Martin Schulz has quit as chairman of Germany's Social Democrats with immediate effect, saying it is time for a "renewal" of the centre-left party.
The move came after he on Friday abandoned his plan to become the country's foreign minister in a new coalition government with Chancellor Angela Merkel's conservatives, following pressure from within the party.
He told reporters the party's leadership had unanimously nominated his choice for a successor, parliamentary caucus leader Andrea Nahles.
She will have to be approved by a party congress on April 22, he said.
The turmoil at the top of the Social Democrats has been a major distraction as its leaders have been lobbying for the party to approve the new coalition agreement with Mrs Merkel's conservative bloc.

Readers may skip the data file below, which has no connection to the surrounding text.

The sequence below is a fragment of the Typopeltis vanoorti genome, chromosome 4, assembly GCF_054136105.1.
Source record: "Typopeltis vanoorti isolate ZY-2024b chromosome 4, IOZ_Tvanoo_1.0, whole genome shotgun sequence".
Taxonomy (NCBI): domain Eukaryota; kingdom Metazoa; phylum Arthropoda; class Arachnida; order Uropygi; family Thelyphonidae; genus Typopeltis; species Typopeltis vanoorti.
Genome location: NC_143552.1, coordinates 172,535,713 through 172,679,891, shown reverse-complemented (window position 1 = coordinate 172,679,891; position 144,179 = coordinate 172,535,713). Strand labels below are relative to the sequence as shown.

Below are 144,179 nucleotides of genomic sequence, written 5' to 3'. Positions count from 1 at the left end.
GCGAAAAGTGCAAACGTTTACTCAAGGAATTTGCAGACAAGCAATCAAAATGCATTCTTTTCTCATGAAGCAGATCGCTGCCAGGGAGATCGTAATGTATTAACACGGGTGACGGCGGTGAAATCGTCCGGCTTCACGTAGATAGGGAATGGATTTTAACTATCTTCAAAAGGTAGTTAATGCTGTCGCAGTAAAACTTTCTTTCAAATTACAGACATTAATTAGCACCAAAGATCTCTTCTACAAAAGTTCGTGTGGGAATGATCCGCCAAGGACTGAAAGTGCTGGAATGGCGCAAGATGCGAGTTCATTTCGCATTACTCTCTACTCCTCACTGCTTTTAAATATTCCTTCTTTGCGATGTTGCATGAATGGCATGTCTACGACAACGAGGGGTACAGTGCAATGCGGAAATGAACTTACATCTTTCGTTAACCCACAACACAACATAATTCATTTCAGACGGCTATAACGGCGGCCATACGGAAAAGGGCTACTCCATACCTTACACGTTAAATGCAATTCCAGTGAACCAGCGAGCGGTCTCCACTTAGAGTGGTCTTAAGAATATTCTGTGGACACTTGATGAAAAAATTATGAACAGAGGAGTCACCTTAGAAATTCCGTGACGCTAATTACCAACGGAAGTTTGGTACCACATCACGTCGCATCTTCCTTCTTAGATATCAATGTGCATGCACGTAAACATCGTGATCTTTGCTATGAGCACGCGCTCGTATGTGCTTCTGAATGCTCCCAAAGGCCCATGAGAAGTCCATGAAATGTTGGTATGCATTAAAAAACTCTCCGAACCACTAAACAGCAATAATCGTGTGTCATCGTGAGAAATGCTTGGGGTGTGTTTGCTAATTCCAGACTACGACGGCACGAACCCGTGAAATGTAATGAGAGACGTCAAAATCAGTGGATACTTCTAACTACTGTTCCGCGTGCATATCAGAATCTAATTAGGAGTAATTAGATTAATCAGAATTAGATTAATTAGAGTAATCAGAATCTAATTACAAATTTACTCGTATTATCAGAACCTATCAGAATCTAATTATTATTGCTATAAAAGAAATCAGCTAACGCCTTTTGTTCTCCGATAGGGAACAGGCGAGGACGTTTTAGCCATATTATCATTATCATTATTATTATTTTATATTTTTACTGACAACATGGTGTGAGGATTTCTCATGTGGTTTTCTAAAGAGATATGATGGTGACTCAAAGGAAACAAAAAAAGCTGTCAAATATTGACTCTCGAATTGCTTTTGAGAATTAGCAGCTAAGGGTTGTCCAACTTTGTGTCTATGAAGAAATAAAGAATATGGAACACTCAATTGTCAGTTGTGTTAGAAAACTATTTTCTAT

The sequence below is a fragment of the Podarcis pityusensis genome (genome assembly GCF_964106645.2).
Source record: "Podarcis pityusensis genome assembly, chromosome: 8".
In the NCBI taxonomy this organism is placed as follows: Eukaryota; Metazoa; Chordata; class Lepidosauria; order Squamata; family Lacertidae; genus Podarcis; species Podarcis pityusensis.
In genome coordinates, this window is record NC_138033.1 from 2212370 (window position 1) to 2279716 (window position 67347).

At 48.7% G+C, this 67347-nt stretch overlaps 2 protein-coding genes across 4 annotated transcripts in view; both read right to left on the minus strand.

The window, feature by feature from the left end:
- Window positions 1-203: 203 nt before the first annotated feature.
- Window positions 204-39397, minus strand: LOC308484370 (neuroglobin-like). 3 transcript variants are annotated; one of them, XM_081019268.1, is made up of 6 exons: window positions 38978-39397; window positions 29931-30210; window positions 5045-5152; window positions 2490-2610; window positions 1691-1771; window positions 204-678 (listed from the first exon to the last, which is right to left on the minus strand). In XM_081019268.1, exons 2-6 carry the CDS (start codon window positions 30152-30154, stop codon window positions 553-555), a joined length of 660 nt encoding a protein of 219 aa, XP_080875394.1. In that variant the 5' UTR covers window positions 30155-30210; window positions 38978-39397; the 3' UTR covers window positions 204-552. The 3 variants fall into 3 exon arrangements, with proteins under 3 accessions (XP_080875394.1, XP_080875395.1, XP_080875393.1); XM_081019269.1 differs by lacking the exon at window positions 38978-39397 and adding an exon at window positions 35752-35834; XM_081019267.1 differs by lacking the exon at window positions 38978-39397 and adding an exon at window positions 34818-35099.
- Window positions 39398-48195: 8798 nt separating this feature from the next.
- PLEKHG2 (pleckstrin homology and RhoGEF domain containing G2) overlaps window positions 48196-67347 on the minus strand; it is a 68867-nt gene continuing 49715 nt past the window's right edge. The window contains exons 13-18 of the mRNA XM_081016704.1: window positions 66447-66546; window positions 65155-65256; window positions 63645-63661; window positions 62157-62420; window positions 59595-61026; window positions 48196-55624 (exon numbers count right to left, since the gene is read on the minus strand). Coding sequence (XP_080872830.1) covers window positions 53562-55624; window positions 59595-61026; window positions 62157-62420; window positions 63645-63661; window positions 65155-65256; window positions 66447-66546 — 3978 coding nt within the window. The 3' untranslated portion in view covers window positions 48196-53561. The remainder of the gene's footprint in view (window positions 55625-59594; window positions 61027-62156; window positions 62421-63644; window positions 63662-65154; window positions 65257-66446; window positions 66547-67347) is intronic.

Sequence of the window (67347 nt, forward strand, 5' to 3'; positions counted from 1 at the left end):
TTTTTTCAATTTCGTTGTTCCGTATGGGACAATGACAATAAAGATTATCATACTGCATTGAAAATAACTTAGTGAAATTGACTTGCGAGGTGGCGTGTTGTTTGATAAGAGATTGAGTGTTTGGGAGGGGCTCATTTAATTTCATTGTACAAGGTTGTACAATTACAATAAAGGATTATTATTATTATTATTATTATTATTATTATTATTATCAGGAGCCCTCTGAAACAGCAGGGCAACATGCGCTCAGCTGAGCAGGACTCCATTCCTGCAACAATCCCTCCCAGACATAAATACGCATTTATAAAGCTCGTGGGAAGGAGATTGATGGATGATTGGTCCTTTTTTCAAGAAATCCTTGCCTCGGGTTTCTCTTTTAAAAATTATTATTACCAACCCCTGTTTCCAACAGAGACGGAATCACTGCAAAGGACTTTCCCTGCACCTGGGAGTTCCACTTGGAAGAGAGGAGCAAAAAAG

It is being put to a ballot of the Social Democrats' 460,000 members.
If members reject the coalition, Mrs Merkel's only realistic options would be to form a minority government or seek fresh elections.
Mr Schulz said the coalition agreement was "70%" Social Democratic policy and urged party members to bring "the personnel debate to an end" with his resignation and concentrate on passing the deal.
"This is a good agreement," he said.
The party chose deputy leader and Hamburg mayor Olaf Scholz as the new interim head until a permanent chairman is elected in April.
Mr Scholz will support Ms Nahles at the party congress.